Interagency Management Plan for Gunnison’s Prairie Dogs in Arizona
- Identifies minimum number of active acres to be maintained in Arizona (108,353 acres)
- Requires maintaining prairie dog populations across 75% of their historic range
- Directs monitoring incidence of plague and threats to habitat
- Requires development of mitigation program for urban prairie dogs
In 2004, the U.S. Fish and Wildlife Service was petitioned to list the Gunnison’s prairie dog for protection under the Endangered Species Act. As a result of this petition, the Western Association of Fish and Wildlife Agencies created the Gunnison’s Prairie Dog Conservation Assessment (Seglund et al. 2006) to assess the conservation concerns of the species. The Conservation Assessment led to the White-tailed Prairie Dog and Gunnison’s Prairie Dog Conservation Strategy (WAWFA 2006) a guide for each state within the range of these species to write its own state prairie dog management plan for conservation. In Arizona, the Arizona Game and Fish Department created a Gunnison’s Prairie Dog Working Group to assist with the drafting of its state plan. Habitat Harmony, Inc. is pleased to have been an active member of the Gunnison’s Prairie Dog Working Group since its inception in 2006. The final draft of the Interagency Management Plan for Gunnison’s Prairie Dogs in Arizona (Underwood, 2007) was finished in December 2007, and will serve as a comprehensive conservation guide for Gunnison’s prairie dogs in Arizona.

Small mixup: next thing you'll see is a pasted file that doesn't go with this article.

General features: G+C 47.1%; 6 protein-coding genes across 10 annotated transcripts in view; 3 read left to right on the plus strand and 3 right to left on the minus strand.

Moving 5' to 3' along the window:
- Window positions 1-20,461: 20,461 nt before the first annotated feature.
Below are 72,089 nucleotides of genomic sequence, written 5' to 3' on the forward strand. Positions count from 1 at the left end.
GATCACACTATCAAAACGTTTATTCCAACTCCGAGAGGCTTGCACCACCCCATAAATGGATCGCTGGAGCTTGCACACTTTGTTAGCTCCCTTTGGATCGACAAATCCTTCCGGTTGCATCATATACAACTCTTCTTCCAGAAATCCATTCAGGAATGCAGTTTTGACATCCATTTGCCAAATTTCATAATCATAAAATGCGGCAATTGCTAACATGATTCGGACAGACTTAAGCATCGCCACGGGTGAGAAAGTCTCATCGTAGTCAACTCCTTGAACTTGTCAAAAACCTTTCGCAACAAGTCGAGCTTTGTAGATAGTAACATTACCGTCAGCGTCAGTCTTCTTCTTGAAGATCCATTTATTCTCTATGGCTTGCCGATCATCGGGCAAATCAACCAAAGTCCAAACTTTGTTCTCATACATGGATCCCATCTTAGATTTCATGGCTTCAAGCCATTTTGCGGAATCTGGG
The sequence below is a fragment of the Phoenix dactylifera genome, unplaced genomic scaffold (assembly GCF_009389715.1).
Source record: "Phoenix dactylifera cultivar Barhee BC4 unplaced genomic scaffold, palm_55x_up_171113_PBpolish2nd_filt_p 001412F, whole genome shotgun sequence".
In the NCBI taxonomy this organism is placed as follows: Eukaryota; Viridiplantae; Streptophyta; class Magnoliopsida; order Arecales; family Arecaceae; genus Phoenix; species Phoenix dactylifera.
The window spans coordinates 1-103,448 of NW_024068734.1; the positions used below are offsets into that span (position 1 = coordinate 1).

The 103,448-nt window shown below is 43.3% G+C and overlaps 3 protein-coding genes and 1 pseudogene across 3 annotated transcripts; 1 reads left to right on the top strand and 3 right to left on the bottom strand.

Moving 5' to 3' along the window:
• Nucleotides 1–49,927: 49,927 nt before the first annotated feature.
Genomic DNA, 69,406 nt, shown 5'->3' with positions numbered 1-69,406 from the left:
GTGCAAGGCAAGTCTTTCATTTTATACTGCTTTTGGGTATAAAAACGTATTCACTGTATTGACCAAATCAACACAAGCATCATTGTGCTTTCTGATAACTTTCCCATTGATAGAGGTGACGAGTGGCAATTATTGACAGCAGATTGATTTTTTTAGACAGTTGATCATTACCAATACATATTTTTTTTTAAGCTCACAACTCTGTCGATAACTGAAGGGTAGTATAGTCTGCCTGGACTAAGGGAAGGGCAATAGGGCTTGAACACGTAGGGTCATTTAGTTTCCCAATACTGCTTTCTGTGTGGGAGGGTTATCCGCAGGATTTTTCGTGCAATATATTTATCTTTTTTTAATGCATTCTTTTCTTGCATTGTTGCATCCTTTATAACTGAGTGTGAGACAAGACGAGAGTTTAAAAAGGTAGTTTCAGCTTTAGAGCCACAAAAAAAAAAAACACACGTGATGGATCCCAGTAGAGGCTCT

A Message to Humans
"I used to be a city fellow. I grew up with the city noises of cars and trains and machines and humans. My family lived close to downtown Flagstaff not far from the railroad tracks along Route 66. What a busy, frightening place it was."
Read My Letter to You